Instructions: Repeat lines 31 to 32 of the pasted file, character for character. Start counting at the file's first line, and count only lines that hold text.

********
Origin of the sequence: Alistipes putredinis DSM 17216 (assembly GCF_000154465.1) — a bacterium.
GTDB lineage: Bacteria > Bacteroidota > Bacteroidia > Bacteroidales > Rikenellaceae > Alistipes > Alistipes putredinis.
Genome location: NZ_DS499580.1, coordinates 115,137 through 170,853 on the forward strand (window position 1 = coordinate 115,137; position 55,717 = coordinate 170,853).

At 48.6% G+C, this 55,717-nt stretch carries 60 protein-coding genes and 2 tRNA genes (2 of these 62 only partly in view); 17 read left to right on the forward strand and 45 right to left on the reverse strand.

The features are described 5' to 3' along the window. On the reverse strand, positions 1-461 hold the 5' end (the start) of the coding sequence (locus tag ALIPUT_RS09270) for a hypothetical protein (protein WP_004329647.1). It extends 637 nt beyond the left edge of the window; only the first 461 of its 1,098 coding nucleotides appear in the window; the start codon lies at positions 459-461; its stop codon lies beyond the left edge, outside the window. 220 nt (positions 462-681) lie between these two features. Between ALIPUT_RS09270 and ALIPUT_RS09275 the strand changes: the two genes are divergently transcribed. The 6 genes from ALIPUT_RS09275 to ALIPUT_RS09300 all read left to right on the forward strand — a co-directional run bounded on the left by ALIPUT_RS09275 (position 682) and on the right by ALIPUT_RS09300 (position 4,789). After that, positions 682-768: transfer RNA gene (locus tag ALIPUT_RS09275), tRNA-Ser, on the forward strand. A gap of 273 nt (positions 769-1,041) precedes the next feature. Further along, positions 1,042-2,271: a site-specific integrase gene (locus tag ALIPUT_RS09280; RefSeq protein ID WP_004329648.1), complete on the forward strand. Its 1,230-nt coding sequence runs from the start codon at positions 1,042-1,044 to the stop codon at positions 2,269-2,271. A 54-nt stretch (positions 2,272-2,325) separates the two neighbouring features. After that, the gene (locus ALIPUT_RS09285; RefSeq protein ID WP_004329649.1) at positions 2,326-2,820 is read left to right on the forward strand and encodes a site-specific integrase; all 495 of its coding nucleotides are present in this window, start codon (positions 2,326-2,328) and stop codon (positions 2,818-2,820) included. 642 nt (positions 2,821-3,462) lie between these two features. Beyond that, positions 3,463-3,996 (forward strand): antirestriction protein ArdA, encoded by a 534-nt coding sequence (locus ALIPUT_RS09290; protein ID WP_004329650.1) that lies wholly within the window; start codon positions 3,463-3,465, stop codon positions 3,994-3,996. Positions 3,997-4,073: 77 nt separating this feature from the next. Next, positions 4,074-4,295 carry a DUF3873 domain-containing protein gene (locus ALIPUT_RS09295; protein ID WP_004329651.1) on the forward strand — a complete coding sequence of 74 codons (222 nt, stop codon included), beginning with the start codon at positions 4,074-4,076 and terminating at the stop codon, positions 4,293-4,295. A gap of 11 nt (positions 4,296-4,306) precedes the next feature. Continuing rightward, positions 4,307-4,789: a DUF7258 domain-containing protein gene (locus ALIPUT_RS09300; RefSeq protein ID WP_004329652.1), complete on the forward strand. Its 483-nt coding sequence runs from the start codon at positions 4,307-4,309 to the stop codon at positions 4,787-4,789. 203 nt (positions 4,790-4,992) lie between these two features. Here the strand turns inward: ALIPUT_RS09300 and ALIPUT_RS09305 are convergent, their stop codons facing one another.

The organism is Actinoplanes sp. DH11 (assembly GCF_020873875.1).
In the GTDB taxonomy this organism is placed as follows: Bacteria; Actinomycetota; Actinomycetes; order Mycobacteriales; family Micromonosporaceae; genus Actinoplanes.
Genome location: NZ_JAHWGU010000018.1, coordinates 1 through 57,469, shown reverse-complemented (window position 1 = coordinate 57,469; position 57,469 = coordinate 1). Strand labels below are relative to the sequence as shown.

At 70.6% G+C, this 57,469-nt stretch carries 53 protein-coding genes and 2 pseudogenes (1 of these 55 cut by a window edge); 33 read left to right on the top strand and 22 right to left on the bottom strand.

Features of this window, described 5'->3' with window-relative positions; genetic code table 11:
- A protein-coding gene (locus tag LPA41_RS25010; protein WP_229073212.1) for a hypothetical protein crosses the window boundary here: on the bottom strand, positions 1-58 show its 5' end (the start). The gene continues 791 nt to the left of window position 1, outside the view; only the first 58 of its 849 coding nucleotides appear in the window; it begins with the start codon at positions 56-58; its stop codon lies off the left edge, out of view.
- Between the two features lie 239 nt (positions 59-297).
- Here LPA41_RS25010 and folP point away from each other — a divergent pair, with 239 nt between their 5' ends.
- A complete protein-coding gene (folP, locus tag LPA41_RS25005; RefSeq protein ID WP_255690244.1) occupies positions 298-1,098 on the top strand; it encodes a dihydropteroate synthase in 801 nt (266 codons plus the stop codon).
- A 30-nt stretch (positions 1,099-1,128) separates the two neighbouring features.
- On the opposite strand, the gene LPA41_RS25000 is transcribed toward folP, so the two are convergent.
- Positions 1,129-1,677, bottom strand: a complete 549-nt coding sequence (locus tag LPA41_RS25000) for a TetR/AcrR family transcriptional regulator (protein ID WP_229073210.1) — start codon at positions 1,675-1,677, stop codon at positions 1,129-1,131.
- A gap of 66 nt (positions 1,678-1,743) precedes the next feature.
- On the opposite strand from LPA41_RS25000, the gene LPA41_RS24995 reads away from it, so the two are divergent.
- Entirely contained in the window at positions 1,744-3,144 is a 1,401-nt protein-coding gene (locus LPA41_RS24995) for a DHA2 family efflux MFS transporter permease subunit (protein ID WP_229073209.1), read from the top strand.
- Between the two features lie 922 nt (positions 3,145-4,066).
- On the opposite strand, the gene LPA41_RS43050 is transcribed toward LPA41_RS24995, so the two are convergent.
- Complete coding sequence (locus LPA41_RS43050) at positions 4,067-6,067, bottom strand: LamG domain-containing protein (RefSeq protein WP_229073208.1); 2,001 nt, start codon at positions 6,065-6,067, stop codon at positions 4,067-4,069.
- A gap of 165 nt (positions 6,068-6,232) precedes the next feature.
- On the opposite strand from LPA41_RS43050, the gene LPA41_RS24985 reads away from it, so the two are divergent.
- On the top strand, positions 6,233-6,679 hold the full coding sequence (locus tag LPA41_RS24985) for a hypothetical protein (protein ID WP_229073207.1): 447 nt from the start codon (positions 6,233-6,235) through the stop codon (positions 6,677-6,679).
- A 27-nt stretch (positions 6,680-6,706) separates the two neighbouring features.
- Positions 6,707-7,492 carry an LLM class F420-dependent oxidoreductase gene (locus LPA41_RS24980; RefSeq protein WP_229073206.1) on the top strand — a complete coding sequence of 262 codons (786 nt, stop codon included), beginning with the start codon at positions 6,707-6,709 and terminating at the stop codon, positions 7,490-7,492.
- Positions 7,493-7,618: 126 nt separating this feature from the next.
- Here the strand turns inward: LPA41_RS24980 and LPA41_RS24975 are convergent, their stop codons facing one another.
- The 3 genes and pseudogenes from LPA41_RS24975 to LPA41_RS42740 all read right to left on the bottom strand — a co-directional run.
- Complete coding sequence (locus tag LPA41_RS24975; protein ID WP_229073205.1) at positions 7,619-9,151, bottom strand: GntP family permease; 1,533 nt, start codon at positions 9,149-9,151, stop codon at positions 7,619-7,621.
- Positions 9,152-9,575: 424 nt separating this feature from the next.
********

- The 3 genes and pseudogenes from LPA41_RS24975 to LPA41_RS42740 all read right to left on the bottom strand — a co-directional run.
- Complete coding sequence (locus tag LPA41_RS24975; protein ID WP_229073205.1) at positions 7,619-9,151, bottom strand: GntP family permease; 1,533 nt, start codon at positions 9,149-9,151, stop codon at positions 7,619-7,621.